Surface Energy Budget Network
The Surface Energy Budget Network, or SEBN, is a field experiment to measure fluxes of energy, water, and carbon dioxide at the air-land interface to improve understanding of the Earth’s surface energy balance. This network consolidates several independent but closely related observing systems into a single, cost-effective and efficient network. SEBN seeks to explain why climate variables (e.g., air temperature, precipitation) have changed.
It is this energy balance that drives weather, climate, and ocean circulation, and therefore must be accurately reproduced in climate models in order for decision-makers to make sound choices regarding environmental and economic policy. Accurate understanding and simulation of Earth’s energy balance is also important for weather prediction, including short-term and seasonal predictions of water resources.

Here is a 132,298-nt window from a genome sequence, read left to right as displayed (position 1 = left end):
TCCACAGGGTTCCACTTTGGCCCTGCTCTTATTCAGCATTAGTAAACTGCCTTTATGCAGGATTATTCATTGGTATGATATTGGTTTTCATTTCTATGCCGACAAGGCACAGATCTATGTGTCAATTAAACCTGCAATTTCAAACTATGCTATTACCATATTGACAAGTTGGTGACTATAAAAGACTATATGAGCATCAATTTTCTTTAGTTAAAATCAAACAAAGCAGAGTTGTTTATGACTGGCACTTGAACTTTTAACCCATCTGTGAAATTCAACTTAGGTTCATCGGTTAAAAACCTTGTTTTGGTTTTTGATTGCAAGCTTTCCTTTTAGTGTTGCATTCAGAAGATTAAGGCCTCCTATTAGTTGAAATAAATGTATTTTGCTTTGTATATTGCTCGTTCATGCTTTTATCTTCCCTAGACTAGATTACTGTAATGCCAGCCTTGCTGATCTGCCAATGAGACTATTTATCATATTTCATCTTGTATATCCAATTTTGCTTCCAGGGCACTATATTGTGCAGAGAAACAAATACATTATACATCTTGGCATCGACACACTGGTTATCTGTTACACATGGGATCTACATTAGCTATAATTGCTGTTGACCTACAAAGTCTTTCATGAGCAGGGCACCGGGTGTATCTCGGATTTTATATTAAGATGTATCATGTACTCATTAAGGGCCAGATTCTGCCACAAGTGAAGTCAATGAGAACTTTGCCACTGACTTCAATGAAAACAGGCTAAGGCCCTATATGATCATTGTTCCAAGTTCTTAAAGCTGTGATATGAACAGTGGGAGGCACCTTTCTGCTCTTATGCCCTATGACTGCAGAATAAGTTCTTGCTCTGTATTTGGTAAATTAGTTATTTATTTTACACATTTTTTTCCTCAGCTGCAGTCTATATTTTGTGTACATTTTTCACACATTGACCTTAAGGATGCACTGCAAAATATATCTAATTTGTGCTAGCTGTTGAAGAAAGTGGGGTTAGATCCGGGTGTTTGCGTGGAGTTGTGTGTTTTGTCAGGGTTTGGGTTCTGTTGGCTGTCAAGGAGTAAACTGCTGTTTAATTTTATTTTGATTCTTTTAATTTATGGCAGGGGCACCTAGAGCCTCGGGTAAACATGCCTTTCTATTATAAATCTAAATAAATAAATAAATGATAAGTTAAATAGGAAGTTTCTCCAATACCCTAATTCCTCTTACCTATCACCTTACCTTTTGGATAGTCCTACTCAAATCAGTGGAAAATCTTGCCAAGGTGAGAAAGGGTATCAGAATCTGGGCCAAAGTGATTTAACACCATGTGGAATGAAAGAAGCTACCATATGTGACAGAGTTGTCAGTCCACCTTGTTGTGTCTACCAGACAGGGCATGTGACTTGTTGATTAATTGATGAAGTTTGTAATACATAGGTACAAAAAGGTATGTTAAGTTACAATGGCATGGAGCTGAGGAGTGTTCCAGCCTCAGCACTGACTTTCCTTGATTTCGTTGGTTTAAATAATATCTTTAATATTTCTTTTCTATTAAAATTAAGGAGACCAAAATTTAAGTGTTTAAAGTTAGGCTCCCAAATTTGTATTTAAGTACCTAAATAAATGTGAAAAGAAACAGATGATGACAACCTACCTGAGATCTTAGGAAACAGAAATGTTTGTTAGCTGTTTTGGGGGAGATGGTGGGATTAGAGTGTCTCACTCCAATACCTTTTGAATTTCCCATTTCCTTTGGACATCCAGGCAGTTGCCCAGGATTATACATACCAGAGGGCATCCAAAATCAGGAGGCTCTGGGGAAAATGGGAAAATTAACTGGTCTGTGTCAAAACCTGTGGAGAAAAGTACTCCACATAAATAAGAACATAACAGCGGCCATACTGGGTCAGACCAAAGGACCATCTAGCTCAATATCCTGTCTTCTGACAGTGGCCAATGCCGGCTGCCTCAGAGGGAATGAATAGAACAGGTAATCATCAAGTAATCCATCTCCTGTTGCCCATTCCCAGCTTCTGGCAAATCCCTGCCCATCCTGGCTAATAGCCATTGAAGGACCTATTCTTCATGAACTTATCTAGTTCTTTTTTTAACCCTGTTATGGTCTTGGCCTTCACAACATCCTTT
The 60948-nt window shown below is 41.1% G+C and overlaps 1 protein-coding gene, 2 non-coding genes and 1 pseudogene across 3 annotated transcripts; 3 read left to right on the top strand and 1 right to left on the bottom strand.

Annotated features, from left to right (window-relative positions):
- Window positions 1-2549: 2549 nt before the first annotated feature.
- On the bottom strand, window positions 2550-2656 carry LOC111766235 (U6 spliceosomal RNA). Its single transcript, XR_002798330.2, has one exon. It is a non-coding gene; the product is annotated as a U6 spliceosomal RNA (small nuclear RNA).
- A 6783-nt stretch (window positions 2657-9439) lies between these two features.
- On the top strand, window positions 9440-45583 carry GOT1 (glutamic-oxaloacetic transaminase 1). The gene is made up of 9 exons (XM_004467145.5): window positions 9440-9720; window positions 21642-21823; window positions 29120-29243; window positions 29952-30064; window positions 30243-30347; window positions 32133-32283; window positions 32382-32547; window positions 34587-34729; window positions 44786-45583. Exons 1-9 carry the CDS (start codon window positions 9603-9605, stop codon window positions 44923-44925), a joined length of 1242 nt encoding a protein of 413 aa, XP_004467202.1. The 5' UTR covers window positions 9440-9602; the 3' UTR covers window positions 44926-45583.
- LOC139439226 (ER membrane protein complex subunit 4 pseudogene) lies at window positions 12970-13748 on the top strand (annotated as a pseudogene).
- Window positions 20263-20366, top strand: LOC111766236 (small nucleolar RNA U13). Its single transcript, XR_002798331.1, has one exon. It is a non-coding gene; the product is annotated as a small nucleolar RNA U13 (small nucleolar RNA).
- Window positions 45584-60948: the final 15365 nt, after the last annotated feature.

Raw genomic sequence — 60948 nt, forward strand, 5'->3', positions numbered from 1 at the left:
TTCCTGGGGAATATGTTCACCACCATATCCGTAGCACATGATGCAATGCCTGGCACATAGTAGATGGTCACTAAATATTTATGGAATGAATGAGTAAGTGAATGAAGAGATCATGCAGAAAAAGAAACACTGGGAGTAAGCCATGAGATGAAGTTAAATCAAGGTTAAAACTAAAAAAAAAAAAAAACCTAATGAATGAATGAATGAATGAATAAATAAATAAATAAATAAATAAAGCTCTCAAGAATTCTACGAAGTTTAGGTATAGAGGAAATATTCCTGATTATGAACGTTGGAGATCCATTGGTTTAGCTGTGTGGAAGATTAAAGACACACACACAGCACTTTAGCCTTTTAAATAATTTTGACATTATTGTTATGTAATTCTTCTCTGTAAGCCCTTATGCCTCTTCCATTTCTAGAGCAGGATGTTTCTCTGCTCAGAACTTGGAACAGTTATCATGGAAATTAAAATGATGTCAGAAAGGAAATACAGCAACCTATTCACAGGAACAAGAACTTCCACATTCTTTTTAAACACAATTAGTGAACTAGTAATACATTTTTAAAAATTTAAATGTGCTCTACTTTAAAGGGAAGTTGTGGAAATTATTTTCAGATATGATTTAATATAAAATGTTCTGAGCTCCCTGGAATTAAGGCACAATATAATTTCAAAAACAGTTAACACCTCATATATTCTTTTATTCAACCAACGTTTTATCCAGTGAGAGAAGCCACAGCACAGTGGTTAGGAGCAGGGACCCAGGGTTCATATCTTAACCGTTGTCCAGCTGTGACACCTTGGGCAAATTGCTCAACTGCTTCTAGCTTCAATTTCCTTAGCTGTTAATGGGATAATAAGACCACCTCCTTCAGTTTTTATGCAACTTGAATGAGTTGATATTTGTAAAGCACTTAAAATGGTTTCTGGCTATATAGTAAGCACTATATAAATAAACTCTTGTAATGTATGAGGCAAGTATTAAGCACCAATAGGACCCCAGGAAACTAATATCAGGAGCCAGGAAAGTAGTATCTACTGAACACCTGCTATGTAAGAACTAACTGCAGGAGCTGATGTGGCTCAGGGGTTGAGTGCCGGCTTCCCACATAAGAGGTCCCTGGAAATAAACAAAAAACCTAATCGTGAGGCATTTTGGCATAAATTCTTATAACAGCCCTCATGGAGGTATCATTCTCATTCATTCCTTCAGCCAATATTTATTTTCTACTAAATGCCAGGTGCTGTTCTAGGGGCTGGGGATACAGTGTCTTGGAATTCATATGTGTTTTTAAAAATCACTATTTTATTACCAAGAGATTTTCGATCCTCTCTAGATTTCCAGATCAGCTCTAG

Currently, NOAA has three SEBN stations in operation to cover representative eco-regions (forests, grasslands, crops, etc) in the US: Audubon in Arizona a grassland field; Bondville, IL, a corn and soybean field; and Chestnut Ridge, TN, a forest of Hickory, Oak and Maple trees.